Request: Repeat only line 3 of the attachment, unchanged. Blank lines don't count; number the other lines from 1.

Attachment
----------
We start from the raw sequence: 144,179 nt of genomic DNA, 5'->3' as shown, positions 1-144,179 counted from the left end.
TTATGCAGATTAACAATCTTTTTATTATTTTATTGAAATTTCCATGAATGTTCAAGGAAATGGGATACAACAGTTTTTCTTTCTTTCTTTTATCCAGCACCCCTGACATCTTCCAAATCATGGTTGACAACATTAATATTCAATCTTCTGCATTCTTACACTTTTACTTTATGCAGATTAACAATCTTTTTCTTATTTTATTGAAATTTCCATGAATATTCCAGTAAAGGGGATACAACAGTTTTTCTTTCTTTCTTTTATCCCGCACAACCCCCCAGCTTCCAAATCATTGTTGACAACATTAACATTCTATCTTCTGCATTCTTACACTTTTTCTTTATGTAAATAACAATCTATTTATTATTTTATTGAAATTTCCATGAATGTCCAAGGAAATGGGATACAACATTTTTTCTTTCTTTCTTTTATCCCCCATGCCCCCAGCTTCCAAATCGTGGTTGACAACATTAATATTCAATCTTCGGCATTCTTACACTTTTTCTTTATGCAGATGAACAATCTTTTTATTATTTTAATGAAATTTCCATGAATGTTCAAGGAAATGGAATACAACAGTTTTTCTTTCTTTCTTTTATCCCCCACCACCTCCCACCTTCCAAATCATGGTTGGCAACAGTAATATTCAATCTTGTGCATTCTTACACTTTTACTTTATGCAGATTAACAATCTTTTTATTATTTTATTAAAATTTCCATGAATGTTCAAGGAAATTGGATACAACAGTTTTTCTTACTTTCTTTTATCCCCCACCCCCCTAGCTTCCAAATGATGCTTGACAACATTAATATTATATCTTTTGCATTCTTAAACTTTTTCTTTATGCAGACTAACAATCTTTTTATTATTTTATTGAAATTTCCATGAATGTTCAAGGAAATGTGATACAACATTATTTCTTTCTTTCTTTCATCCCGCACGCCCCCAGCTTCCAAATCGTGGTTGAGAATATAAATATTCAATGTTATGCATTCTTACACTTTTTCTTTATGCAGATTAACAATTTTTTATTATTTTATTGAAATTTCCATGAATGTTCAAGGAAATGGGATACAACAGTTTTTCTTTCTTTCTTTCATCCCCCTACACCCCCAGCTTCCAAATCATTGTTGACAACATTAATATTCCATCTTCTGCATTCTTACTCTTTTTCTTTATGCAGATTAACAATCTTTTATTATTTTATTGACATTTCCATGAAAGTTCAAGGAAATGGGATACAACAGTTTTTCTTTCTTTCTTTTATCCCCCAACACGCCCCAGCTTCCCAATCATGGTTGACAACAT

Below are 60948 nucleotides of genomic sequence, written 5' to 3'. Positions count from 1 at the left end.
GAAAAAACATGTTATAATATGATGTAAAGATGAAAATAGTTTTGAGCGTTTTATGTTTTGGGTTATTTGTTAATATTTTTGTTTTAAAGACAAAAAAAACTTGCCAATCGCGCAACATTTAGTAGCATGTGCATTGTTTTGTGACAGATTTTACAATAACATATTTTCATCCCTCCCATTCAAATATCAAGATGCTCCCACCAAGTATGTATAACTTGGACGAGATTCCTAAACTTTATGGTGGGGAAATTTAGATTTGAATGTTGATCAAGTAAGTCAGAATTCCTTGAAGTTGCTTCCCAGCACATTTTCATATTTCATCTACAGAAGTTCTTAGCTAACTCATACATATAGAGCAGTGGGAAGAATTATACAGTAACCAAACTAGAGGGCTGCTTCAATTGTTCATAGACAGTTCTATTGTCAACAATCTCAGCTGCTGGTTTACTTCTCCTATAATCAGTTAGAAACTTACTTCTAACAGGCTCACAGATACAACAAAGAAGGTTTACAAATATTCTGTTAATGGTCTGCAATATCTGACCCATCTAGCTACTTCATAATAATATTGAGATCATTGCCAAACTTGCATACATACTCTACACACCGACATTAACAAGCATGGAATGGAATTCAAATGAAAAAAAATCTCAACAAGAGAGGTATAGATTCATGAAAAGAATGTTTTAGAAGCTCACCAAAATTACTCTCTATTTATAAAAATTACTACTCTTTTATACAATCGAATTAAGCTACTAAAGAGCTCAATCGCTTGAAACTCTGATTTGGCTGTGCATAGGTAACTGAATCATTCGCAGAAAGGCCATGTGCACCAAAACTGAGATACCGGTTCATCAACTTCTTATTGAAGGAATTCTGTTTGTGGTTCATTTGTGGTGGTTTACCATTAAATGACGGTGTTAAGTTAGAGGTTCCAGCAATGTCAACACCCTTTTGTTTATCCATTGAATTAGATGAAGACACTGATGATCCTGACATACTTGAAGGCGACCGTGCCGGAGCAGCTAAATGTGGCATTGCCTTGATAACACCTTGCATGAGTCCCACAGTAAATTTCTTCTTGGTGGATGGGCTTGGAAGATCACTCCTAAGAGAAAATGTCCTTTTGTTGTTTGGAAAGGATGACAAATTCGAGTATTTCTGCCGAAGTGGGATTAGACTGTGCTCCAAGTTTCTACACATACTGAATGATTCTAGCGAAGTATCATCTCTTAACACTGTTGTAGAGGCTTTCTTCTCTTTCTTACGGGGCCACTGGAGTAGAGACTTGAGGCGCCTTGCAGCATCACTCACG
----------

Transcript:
Below are 60948 nucleotides of genomic sequence, written 5' to 3'. Positions count from 1 at the left end.